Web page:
BPA: The scary unseen chemical.

The hardest thing about being good to the earth is knowing what products you should and shouldn't use. This becomes increasingly more difficult when products we use every day turn out to be harmful to us and the environment.

Researchers have just linked prenatal exposure to bisphenol-A (BPA) with subtle, gender-specific alterations in behavior among 2-year-olds. Girls whose mothers had encountered the most BPA early in pregnancy tended to become somewhat more aggressive than normal, boys became more anxious and withdrawn.

In a paper out recently in Environmental Health Perspectives, Joe Braun of the University of North Carolina in Chapel Hill's team reports that the higher a mom's BPA levels were during her first 16 weeks of pregnancy, the more likely her child was to later show behavior somewhat atypical of its gender. Urinary BPA values later in pregnancy showed no link to behavior, Braun says, suggesting that the window of vulnerability to BPA's neurological impacts may be very early. Perhaps even before some women know they're pregnant.

So how do you begin to protect yourself and your unborn child against the harmful effects of BPA? Here are three ways to avoid BPA contamination.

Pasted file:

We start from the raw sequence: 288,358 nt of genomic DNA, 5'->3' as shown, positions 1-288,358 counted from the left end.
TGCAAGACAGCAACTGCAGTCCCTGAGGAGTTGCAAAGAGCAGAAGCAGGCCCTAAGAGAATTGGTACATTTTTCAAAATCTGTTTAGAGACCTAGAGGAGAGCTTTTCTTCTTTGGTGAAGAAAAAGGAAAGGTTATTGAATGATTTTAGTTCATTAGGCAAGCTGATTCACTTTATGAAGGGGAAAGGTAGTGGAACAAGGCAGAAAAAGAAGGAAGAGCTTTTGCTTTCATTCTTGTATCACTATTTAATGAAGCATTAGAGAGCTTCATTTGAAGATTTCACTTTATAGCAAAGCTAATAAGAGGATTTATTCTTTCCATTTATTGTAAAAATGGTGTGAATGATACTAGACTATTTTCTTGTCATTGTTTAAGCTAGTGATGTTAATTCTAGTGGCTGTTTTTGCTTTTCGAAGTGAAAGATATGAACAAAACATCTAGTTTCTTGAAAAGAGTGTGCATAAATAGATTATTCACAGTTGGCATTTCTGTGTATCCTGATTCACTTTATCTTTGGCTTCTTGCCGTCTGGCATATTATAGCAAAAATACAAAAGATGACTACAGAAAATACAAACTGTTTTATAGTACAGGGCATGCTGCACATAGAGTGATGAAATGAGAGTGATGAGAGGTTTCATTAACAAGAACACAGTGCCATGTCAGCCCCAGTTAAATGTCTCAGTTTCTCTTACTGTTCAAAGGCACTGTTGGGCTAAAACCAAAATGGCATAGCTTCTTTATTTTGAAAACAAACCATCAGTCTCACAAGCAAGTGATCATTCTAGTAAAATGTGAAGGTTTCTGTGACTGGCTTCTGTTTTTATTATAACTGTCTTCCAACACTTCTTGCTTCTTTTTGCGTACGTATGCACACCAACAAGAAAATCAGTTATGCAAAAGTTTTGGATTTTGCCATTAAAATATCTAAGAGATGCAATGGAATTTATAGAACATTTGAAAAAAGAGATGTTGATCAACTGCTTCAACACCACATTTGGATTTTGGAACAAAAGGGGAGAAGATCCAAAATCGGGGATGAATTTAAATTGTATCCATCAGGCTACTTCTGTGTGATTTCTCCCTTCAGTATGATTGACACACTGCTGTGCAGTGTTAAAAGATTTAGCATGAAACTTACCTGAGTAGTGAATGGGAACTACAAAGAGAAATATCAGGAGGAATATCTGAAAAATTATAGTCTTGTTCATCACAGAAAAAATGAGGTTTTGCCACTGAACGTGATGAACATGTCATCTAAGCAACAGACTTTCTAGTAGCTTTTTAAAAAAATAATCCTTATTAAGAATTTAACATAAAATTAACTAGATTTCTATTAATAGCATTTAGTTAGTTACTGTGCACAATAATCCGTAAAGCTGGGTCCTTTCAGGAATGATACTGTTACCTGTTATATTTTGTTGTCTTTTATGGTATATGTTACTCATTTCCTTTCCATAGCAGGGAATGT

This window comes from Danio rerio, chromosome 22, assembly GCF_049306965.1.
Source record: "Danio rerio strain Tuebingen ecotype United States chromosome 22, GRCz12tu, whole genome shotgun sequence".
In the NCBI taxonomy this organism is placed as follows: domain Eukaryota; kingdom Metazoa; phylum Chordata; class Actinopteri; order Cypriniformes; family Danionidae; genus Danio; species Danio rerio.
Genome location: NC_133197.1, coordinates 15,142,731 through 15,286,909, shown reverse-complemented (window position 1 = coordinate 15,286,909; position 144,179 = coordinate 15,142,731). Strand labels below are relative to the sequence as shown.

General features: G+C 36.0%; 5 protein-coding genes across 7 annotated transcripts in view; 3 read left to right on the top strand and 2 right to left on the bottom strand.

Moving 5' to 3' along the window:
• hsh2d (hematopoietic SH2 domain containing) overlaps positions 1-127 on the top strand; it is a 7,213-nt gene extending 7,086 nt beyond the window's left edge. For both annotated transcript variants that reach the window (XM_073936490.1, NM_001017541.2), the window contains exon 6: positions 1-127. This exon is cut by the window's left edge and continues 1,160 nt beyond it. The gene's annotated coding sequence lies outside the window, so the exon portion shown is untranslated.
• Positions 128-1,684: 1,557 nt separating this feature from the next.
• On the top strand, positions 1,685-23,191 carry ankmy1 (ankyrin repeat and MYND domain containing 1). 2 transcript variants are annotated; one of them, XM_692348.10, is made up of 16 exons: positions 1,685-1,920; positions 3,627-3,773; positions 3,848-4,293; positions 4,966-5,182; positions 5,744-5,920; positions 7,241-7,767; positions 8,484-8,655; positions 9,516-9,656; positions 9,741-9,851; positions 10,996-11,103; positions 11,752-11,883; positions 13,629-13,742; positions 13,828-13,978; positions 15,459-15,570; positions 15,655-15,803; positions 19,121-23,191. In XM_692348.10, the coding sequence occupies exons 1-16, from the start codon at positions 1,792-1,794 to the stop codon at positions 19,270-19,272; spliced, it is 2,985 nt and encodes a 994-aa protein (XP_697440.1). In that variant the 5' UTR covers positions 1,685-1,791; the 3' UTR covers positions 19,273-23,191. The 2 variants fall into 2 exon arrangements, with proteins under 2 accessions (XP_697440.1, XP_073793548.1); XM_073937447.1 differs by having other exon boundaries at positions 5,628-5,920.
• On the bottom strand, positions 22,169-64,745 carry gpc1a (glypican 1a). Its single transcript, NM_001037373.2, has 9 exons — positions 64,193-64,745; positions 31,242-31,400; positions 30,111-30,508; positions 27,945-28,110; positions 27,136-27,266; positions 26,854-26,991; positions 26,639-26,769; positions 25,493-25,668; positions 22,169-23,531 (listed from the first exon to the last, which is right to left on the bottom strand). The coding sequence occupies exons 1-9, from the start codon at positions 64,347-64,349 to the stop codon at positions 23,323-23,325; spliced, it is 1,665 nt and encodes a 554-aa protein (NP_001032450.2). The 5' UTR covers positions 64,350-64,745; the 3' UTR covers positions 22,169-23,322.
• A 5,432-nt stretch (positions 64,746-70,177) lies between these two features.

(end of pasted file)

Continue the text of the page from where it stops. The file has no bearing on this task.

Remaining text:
Avoid aluminum food cans: BPA leaches into food, soups and sauces that are in cans. To avoid contamination, purchase these items in glass or cardboard containers, and purchase frozen foods. BPA seeps into liquids (such as sodas) at a slower rate.

Do not buy plastic #7: Polycarbonate plastic food containers often marked on the bottom with the letters "PC" recycling label #7. Polycarbonate plastics are rigid and transparent and used for sippy cups, baby bottles, food storage and water bottles.

Do not reheat food in plastic containers: Ceramic, glass and other microwaveable dishware are good alternatives. The heat makes it easier for BPA to get into your food.

While some of these changes may be a little too drastic for your home, choosing a few alternatives could save you and your family from harmful chemical exposure.